Temporary pavilions and installations used in events, exhibitions or festivals present a significant challenge when it comes to the circular economy in architecture due to their ephemeral nature. It may seem counterintuitive to address resource management and waste reduction while designing structures meant for a limited period of use. However, the issue of wastage in event stands is a significant concern as they are often designed with a short-term focus, leading to high amounts of discarded materials after each event. As sustainable architects, this issue is something we’ve recently begun to explore, recognising the significance of designing temporary structures that can reduce the environmental impact of events, festivals and other temporary developments.
Rooi design’s Pavilion 2 an easily disassembled and sustainable temporary structure was designed as a showroom for an exhibition at the 2019 Shanghai International Furniture Fair (Architect: Rooi, Videography: Ming Chen)
One key approach is to repurpose the components of temporary structures and give them a new life beyond the initial event. Instead of disposing of materials after use, temporary structures can be designed with the intent of reusing them in other contexts or transforming them into new structures. This can be achieved by carefully selecting materials with high durability and versatility, making disassembly and reassembly easier.
Another strategy is to retain the structure itself and redefine its intended use for future events. Rather than building entirely new structures for each occasion, these structures can be reconfigured to accommodate different events or serve multiple purposes, reducing the need for constant rebuilding.
On a larger scale than one-time events, temporary structures are often considered for semi-permanent, small local urban development. Once this temporary use of the site is no longer active, there are opportunities to relocate temporary pavilions and structures to other urban spaces and continue to operate in another community. Repurposing pavilions in this manner revitalises urban areas, fostering a sense of community engagement and sustainable urban development.
One prime example of a sustainable, reusable pavilion is the collaboration between OB Architecture and Showblock for the luxury British automotive brand Lanzante. This innovative pavilion, spanning 735sq ft and set across two storeys, was designed with nearly complete reusability in mind. Its cantilevered structure not only provided a space for showcasing Lanzante projects but also served as an exclusive entertainment hub for guests and event attendees.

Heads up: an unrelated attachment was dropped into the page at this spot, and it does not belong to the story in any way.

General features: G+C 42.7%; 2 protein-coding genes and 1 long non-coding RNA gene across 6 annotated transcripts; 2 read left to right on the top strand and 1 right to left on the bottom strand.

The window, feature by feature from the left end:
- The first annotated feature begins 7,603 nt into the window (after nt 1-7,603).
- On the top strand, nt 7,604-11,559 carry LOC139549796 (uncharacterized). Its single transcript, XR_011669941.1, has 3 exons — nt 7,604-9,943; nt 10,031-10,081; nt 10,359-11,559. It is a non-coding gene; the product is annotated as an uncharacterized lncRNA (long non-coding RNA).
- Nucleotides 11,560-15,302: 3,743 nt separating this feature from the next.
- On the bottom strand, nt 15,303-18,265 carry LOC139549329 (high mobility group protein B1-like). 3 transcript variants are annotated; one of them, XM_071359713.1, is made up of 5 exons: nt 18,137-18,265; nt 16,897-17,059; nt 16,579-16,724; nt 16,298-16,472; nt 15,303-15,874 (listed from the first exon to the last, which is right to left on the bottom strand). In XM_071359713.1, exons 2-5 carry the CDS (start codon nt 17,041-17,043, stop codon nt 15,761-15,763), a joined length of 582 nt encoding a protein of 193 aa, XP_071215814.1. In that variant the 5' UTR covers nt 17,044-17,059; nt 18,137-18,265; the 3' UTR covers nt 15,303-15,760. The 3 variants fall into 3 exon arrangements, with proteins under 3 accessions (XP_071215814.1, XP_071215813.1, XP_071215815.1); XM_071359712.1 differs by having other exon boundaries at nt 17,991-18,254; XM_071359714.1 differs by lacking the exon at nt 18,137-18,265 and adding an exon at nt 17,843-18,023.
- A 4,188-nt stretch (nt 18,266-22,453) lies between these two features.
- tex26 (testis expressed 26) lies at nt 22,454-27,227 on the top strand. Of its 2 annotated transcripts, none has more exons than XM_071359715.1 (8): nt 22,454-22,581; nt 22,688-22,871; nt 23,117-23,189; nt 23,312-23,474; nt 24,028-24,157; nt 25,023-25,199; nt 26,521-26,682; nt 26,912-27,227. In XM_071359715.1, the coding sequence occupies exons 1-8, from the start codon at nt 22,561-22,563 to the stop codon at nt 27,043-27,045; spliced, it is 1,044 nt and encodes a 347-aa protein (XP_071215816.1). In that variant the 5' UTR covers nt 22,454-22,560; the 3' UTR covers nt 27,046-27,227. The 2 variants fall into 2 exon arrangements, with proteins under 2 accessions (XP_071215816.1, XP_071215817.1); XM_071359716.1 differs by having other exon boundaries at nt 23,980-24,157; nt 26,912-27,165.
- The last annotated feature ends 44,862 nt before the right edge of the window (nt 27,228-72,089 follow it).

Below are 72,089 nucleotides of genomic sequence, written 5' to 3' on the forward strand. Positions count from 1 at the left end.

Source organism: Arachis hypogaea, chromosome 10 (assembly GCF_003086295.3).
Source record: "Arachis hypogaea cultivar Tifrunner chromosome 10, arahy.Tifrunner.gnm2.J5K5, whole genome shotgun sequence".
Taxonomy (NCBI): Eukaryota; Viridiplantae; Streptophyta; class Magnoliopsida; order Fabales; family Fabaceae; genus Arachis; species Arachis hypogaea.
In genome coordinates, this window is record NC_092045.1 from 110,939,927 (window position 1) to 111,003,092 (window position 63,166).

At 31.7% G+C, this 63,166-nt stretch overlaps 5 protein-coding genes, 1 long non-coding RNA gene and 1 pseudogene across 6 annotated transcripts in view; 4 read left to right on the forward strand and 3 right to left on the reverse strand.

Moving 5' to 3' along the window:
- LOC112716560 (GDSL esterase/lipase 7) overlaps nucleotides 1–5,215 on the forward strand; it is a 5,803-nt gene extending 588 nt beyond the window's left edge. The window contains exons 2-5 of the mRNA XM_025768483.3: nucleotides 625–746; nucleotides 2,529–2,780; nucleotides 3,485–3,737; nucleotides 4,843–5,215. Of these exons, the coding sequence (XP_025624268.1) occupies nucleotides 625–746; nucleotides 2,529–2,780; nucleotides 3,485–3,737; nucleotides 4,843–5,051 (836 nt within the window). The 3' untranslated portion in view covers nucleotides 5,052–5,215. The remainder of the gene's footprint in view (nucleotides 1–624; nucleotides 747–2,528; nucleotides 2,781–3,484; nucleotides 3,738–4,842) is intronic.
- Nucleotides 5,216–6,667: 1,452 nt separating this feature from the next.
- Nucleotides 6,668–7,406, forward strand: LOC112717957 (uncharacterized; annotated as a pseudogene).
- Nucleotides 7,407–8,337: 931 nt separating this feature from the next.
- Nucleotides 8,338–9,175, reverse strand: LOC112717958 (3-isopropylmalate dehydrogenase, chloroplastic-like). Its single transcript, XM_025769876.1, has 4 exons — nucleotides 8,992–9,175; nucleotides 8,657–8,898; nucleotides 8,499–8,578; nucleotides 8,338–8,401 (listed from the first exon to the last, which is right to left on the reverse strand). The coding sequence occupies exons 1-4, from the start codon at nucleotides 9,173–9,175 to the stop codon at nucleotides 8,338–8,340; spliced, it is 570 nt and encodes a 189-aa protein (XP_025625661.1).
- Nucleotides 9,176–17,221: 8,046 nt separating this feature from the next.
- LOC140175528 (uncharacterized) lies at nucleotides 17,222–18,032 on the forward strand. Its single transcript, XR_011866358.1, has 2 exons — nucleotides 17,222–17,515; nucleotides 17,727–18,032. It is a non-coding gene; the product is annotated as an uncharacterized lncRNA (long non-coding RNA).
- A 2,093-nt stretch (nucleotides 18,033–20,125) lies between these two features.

The Lanzante Pavilion was specifically designed for disassembly, ensuring that nothing goes to waste after the event. All materials and framed modules can be carefully packed away and preserved for reuse at future events. This approach aligns with the principles of the circular economy, where resources are kept in use for as long as possible, reducing waste and minimising environmental impact.
Through initiatives like the Lanzante Pavilion and the efforts of sustainable architects and contemporary architecture firms, the concept of temporary structures is evolving. Architects bring a unique and holistic perspective to the design of event and temporary structures, making them valuable collaborators alongside product designers and events managers. Our expertise lies not only in creating visually appealing structures but also in understanding the principles of spatial organisation, functionality, and environmental impact.
In conclusion, embracing circular design principles in the creation of temporary structures at events and festivals is essential for promoting sustainability and responsible resource management. By employing innovative strategies such as repurposing components, redefining intended use and considering relocation, architects can minimise waste, conserve resources and contribute to a more sustainable future.